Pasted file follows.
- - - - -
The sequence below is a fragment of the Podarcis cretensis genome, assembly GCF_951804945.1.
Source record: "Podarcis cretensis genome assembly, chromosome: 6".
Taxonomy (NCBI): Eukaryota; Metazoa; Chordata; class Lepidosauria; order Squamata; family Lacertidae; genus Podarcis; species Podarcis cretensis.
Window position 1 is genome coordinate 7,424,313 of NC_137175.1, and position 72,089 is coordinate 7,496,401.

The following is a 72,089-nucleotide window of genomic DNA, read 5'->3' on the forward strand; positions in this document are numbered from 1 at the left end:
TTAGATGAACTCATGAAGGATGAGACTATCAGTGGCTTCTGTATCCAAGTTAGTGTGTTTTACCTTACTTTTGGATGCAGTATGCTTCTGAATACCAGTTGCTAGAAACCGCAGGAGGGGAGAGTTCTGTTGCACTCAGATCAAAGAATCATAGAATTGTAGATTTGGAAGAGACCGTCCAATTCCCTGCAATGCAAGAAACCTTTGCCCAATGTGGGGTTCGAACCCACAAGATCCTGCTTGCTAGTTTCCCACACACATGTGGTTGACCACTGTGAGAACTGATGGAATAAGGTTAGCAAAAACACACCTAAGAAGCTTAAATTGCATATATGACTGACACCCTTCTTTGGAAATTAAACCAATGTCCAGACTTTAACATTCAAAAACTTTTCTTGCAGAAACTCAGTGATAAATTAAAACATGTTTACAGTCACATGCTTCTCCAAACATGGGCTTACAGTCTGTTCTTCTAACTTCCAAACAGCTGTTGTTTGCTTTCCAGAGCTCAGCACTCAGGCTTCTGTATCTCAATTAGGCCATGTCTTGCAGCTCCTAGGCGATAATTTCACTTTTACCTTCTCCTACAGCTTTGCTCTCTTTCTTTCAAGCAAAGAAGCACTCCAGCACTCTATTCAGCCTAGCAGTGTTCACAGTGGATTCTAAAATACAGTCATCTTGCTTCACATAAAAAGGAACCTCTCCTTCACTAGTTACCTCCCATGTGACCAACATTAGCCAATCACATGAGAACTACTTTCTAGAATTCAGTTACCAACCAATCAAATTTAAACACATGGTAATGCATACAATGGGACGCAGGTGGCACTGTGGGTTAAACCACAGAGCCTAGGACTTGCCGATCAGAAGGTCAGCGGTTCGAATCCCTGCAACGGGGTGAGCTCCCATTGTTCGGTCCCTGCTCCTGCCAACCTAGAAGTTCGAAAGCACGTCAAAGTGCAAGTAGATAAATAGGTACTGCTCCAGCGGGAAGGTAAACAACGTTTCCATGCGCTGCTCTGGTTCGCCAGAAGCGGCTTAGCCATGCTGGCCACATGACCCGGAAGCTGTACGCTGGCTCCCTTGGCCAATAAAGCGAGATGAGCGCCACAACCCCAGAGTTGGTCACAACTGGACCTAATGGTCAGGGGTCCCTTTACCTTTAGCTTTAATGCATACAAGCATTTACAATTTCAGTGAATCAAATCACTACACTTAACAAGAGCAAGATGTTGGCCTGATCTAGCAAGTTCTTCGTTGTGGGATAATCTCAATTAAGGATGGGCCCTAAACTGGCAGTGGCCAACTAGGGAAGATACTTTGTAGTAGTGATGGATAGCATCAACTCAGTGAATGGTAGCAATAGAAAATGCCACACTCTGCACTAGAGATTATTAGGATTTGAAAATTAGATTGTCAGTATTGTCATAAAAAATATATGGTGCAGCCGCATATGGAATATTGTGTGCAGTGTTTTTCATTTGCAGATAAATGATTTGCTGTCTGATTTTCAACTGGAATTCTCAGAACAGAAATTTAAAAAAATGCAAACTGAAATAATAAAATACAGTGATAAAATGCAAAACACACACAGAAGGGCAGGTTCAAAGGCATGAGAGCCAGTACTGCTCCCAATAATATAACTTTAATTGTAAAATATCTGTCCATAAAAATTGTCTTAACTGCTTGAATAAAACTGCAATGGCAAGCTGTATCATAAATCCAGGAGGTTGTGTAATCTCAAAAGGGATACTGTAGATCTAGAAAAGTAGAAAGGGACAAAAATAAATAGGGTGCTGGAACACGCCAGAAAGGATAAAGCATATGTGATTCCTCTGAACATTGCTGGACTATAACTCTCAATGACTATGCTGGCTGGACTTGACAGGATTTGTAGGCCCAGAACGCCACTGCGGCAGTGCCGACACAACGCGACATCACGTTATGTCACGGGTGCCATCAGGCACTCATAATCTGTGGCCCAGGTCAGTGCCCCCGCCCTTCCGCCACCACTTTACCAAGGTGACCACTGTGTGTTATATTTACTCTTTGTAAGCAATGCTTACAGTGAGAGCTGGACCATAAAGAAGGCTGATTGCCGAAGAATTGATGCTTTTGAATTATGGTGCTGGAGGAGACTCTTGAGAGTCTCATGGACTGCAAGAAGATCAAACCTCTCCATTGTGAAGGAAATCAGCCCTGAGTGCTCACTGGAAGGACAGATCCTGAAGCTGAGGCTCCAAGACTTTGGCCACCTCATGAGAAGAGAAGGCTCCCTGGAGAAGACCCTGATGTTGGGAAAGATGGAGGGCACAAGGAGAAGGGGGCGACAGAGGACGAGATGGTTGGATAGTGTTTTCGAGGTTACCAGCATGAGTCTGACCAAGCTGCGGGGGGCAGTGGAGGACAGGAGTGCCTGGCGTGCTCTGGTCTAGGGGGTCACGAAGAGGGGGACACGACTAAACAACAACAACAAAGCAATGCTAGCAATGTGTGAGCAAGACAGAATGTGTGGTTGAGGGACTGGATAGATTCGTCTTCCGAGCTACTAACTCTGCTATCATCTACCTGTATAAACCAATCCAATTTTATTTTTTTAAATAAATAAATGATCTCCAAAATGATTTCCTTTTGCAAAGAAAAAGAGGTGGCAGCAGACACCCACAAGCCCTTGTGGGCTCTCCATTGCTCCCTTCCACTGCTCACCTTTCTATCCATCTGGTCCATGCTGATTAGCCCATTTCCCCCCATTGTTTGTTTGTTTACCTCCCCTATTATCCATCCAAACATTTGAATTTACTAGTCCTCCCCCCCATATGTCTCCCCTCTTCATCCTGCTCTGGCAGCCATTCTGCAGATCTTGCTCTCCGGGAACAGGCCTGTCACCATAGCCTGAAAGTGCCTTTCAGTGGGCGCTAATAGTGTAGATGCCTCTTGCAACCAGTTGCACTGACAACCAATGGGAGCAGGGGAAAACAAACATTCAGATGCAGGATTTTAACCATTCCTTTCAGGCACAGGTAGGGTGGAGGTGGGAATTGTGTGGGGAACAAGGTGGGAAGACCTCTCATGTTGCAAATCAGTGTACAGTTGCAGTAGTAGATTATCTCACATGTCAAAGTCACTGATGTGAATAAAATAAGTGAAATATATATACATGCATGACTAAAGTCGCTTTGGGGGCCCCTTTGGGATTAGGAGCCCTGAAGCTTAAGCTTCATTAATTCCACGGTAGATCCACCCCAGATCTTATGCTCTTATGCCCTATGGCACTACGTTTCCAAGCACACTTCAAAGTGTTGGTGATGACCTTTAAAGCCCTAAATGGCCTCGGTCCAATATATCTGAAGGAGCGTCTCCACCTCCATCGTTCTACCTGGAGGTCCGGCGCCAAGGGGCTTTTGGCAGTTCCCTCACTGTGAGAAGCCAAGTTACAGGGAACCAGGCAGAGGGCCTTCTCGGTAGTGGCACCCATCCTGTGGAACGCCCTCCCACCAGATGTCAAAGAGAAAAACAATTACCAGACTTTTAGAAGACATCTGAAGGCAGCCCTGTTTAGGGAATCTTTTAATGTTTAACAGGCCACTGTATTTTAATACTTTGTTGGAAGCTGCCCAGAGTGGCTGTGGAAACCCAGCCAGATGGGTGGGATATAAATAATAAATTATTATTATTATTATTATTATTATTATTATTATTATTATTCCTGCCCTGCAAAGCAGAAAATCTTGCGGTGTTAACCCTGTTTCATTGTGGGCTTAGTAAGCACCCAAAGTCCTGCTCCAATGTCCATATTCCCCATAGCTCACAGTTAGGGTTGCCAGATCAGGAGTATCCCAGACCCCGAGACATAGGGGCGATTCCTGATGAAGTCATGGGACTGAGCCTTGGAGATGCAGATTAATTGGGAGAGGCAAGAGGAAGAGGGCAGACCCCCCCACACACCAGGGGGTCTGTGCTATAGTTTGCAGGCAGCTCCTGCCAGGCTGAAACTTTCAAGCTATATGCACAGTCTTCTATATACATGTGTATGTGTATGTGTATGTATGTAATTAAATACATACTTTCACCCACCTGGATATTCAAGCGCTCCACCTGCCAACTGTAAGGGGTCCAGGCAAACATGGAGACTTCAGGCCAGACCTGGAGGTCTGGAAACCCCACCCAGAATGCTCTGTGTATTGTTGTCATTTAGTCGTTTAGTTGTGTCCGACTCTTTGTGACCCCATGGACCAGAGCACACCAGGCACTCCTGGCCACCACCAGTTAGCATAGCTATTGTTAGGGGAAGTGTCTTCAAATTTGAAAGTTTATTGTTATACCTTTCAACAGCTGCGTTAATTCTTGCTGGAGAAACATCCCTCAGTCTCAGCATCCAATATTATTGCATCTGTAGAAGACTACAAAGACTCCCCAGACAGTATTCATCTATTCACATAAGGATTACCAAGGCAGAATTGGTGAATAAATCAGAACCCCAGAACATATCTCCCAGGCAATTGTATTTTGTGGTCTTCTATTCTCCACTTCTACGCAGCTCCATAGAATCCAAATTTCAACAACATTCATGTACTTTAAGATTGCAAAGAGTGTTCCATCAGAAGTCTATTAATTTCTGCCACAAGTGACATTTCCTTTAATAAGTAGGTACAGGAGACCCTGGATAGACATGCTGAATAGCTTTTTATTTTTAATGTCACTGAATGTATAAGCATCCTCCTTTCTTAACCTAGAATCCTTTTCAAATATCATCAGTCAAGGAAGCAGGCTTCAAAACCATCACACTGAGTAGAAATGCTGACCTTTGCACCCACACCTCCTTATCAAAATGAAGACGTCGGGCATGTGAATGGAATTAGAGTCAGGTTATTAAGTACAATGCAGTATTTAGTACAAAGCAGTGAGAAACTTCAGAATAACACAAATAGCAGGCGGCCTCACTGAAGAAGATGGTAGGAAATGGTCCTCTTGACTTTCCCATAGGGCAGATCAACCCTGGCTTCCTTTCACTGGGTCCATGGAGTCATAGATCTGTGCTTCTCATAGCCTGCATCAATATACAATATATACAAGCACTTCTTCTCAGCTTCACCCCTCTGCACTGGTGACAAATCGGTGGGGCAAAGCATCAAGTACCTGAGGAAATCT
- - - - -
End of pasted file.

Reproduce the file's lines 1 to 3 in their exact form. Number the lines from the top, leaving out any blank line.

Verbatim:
The sequence below is a fragment of the Podarcis cretensis genome, assembly GCF_951804945.1.
Source record: "Podarcis cretensis genome assembly, chromosome: 6".
Taxonomy (NCBI): Eukaryota; Metazoa; Chordata; class Lepidosauria; order Squamata; family Lacertidae; genus Podarcis; species Podarcis cretensis.